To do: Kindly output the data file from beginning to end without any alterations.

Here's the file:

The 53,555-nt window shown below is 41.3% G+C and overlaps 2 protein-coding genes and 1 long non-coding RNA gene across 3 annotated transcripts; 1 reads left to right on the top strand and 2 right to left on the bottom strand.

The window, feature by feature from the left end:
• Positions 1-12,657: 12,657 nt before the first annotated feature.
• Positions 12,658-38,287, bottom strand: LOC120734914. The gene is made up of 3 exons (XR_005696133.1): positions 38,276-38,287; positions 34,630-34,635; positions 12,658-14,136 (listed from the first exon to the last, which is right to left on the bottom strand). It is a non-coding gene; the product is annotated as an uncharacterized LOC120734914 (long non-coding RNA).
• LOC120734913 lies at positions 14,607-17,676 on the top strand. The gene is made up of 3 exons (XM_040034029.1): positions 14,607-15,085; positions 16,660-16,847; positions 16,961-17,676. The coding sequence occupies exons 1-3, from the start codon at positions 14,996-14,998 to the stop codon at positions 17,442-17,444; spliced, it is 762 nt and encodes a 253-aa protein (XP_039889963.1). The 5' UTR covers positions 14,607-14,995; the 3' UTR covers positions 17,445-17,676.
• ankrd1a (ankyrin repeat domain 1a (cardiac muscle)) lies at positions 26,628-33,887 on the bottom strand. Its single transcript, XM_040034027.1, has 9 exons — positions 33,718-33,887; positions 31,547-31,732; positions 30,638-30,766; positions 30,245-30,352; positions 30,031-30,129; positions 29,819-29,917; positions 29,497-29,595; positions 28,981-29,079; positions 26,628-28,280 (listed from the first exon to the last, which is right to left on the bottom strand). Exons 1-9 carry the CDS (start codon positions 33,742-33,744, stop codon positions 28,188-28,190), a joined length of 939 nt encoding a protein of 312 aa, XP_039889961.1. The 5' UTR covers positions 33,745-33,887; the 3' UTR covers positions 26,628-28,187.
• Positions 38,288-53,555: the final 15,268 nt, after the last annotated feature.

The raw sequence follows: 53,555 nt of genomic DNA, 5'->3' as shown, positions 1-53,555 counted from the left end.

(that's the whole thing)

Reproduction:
The 53,555-nt window shown below is 41.3% G+C and overlaps 2 protein-coding genes and 1 long non-coding RNA gene across 3 annotated transcripts; 1 reads left to right on the top strand and 2 right to left on the bottom strand.

The window, feature by feature from the left end:
• Positions 1-12,657: 12,657 nt before the first annotated feature.
• Positions 12,658-38,287, bottom strand: LOC120734914. The gene is made up of 3 exons (XR_005696133.1): positions 38,276-38,287; positions 34,630-34,635; positions 12,658-14,136 (listed from the first exon to the last, which is right to left on the bottom strand). It is a non-coding gene; the product is annotated as an uncharacterized LOC120734914 (long non-coding RNA).
• LOC120734913 lies at positions 14,607-17,676 on the top strand. The gene is made up of 3 exons (XM_040034029.1): positions 14,607-15,085; positions 16,660-16,847; positions 16,961-17,676. The coding sequence occupies exons 1-3, from the start codon at positions 14,996-14,998 to the stop codon at positions 17,442-17,444; spliced, it is 762 nt and encodes a 253-aa protein (XP_039889963.1). The 5' UTR covers positions 14,607-14,995; the 3' UTR covers positions 17,445-17,676.
• ankrd1a (ankyrin repeat domain 1a (cardiac muscle)) lies at positions 26,628-33,887 on the bottom strand. Its single transcript, XM_040034027.1, has 9 exons — positions 33,718-33,887; positions 31,547-31,732; positions 30,638-30,766; positions 30,245-30,352; positions 30,031-30,129; positions 29,819-29,917; positions 29,497-29,595; positions 28,981-29,079; positions 26,628-28,280 (listed from the first exon to the last, which is right to left on the bottom strand). Exons 1-9 carry the CDS (start codon positions 33,742-33,744, stop codon positions 28,188-28,190), a joined length of 939 nt encoding a protein of 312 aa, XP_039889961.1. The 5' UTR covers positions 33,745-33,887; the 3' UTR covers positions 26,628-28,187.
• Positions 38,288-53,555: the final 15,268 nt, after the last annotated feature.

The raw sequence follows: 53,555 nt of genomic DNA, 5'->3' as shown, positions 1-53,555 counted from the left end.